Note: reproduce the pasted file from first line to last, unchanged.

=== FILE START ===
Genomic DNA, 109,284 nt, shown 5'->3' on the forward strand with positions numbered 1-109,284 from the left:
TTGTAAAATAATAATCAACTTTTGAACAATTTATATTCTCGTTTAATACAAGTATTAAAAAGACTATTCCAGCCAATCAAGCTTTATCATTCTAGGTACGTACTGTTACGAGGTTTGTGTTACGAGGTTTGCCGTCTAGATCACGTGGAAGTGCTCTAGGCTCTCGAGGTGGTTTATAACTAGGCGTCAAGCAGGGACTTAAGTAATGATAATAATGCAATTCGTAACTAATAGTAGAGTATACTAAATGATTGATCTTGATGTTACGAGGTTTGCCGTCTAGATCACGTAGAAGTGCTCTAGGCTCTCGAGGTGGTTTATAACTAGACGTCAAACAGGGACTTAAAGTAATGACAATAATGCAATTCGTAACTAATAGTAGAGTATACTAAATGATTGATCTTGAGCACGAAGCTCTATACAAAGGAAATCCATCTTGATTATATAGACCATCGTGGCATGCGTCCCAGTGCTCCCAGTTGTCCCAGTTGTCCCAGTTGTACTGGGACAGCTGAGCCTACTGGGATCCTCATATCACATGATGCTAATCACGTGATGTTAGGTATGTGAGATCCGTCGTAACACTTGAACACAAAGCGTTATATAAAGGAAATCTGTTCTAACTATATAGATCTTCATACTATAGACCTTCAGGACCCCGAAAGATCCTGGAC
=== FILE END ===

Genomic DNA, 109,284 nt, shown 5'->3' on the forward strand with positions numbered 1-109,284 from the left:
TTGTAAAATAATAATCAACTTTTGAACAATTTATATTCTCGTTTAATACAAGTATTAAAAAGACTATTCCAGCCAATCAAGCTTTATCATTCTAGGTACGTACTGTTACGAGGTTTGTGTTACGAGGTTTGCCGTCTAGATCACGTGGAAGTGCTCTAGGCTCTCGAGGTGGTTTATAACTAGGCGTCAAGCAGGGACTTAAGTAATGATAATAATGCAATTCGTAACTAATAGTAGAGTATACTAAATGATTGATCTTGATGTTACGAGGTTTGCCGTCTAGATCACGTAGAAGTGCTCTAGGCTCTCGAGGTGGTTTATAACTAGACGTCAAACAGGGACTTAAAGTAATGACAATAATGCAATTCGTAACTAATAGTAGAGTATACTAAATGATTGATCTTGAGCACGAAGCTCTATACAAAGGAAATCCATCTTGATTATATAGACCATCGTGGCATGCGTCCCAGTGCTCCCAGTTGTCCCAGTTGTCCCAGTTGTACTGGGACAGCTGAGCCTACTGGGATCCTCATATCACATGATGCTAATCACGTGATGTTAGGTATGTGAGATCCGTCGTAACACTTGAACACAAAGCGTTATATAAAGGAAATCTGTTCTAACTATATAGATCTTCATACTATAGACCTTCAGGACCCCGAAAGATCCTGGAC